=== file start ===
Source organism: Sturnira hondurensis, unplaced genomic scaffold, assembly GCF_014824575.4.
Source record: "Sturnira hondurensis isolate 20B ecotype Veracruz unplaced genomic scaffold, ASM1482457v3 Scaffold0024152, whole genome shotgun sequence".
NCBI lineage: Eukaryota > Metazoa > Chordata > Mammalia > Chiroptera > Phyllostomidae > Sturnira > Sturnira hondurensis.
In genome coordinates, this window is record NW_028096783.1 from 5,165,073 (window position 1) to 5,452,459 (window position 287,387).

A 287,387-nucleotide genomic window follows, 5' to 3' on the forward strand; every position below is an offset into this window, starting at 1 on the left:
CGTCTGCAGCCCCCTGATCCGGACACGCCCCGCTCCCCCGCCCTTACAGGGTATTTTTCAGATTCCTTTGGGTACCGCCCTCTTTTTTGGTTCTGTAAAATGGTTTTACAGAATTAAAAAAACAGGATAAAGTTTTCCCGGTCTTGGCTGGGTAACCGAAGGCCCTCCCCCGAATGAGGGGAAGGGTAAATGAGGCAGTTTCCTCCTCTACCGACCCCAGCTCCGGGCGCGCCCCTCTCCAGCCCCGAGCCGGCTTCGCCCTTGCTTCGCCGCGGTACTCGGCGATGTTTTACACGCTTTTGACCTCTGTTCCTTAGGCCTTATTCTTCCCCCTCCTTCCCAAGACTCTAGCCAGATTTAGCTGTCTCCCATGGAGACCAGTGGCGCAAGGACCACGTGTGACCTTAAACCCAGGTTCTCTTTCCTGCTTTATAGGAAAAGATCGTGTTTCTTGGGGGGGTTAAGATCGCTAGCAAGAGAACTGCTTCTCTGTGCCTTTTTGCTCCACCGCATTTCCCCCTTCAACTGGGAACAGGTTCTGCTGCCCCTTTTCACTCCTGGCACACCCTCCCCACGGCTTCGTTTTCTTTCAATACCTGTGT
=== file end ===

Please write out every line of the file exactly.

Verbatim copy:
Source organism: Sturnira hondurensis, unplaced genomic scaffold, assembly GCF_014824575.4.
Source record: "Sturnira hondurensis isolate 20B ecotype Veracruz unplaced genomic scaffold, ASM1482457v3 Scaffold0024152, whole genome shotgun sequence".
NCBI lineage: Eukaryota > Metazoa > Chordata > Mammalia > Chiroptera > Phyllostomidae > Sturnira > Sturnira hondurensis.
In genome coordinates, this window is record NW_028096783.1 from 5,165,073 (window position 1) to 5,452,459 (window position 287,387).

A 287,387-nucleotide genomic window follows, 5' to 3' on the forward strand; every position below is an offset into this window, starting at 1 on the left:
CGTCTGCAGCCCCCTGATCCGGACACGCCCCGCTCCCCCGCCCTTACAGGGTATTTTTCAGATTCCTTTGGGTACCGCCCTCTTTTTTGGTTCTGTAAAATGGTTTTACAGAATTAAAAAAACAGGATAAAGTTTTCCCGGTCTTGGCTGGGTAACCGAAGGCCCTCCCCCGAATGAGGGGAAGGGTAAATGAGGCAGTTTCCTCCTCTACCGACCCCAGCTCCGGGCGCGCCCCTCTCCAGCCCCGAGCCGGCTTCGCCCTTGCTTCGCCGCGGTACTCGGCGATGTTTTACACGCTTTTGACCTCTGTTCCTTAGGCCTTATTCTTCCCCCTCCTTCCCAAGACTCTAGCCAGATTTAGCTGTCTCCCATGGAGACCAGTGGCGCAAGGACCACGTGTGACCTTAAACCCAGGTTCTCTTTCCTGCTTTATAGGAAAAGATCGTGTTTCTTGGGGGGGTTAAGATCGCTAGCAAGAGAACTGCTTCTCTGTGCCTTTTTGCTCCACCGCATTTCCCCCTTCAACTGGGAACAGGTTCTGCTGCCCCTTTTCACTCCTGGCACACCCTCCCCACGGCTTCGTTTTCTTTCAATACCTGTGT